The term "safety camera" is used to describe fixed speed
cameras, mobile speed cameras and red-light cameras.
Fixed speed cameras were first introduced in Bedfordshire in
1996 as a measure to improve compliance with speed limits and to
reduce casualty collisions on the A1. Cameras are sited at
collision trouble-spots where highway safety experts consider
greater speed or red-light compliance will reduce the frequency of
collisions and the severity of injuries sustained in the event
of a collision.
Evaluation of the effect of speed cameras shows that:
- the presence of speed cameras leads to greater compliance with
the speed limit
- greater compliance with speed limits leads in turn to a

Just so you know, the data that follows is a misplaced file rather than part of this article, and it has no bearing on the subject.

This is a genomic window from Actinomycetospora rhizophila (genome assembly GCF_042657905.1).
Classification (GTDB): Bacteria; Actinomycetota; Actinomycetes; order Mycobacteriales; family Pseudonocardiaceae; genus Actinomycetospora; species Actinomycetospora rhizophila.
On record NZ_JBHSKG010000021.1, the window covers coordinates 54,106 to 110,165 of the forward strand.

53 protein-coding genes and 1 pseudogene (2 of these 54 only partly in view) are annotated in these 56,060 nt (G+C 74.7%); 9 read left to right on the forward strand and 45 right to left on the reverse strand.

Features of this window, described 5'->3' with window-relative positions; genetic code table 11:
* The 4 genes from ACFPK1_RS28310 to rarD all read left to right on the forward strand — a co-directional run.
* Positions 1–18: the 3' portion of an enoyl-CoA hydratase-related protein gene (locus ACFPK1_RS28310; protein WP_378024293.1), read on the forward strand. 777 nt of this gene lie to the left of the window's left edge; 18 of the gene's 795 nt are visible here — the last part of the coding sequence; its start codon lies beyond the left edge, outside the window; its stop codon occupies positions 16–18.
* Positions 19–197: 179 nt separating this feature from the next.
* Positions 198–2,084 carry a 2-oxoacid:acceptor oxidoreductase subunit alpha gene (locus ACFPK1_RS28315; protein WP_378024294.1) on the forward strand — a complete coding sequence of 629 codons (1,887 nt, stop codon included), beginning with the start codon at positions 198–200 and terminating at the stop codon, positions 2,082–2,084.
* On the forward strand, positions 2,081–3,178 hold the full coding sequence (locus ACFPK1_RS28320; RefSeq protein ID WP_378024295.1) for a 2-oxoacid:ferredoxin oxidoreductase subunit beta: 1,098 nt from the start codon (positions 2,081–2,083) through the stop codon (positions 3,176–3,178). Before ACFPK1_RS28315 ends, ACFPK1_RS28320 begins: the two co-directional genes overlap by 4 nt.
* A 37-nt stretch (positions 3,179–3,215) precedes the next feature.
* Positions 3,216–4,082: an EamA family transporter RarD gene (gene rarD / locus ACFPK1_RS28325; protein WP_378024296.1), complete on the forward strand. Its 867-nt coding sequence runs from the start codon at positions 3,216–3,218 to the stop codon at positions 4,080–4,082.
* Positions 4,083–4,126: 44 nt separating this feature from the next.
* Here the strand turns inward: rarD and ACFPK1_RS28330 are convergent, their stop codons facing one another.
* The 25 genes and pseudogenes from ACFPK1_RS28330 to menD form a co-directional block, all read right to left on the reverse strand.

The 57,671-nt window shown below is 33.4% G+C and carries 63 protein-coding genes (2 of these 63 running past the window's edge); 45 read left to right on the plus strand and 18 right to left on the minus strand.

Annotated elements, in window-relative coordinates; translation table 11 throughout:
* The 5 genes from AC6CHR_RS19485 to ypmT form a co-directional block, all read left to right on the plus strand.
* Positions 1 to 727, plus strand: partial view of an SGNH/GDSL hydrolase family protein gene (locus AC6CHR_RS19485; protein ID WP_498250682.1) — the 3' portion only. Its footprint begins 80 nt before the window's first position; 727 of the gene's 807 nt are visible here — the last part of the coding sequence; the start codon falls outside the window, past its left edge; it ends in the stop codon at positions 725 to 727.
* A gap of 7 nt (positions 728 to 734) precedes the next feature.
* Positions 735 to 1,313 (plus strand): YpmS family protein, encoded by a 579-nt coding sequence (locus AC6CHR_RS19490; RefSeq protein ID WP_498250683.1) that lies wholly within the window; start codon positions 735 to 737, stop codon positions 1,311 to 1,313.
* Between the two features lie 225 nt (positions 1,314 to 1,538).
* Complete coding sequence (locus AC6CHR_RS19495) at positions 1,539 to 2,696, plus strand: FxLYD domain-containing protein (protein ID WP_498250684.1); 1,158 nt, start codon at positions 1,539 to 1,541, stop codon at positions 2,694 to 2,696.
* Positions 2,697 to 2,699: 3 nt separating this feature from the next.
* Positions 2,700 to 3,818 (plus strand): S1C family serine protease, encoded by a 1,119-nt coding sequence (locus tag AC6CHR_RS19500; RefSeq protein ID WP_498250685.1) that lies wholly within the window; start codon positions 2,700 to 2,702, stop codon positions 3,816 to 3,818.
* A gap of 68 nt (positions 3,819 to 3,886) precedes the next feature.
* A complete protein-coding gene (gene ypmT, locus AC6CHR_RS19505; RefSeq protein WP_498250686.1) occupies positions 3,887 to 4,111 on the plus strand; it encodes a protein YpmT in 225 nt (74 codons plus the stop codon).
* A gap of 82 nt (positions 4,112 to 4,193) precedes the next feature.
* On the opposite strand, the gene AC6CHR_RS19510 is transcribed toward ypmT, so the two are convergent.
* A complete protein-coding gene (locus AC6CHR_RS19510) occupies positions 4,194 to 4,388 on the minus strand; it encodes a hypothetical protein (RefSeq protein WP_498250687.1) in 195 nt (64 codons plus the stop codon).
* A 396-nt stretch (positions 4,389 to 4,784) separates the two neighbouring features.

reduction in speed-related collisions
- average vehicle speeds and the number of speeding vehicles are
reduced at regularly-enforced mobile locations with a historic
Core sites enforced by the Partnership's dedicated safety camera
team are identified and installed by highway safety engineers from
the highway authority and are enforced by Bedfordshire Police. They
are highly visible to deter people from speeding.
Between April 2002 and March 2007, pre-approved safety camera
operations were funded from the money collected in fixed penalty
notices from camera-detected offences under a Government
"cost-recovery" scheme. This scheme - the "National Safety Camera
Programme" - was governed by the Department for Transport.
Since April 2007, the Government has paid a Road Safety Grant to
local highway authorities, part of which is used to fund safety
camera operations in Bedfordshire and Luton. The purpose of
cameras is to deter speeding to make the roads safer, not to
generate income from speeding fines.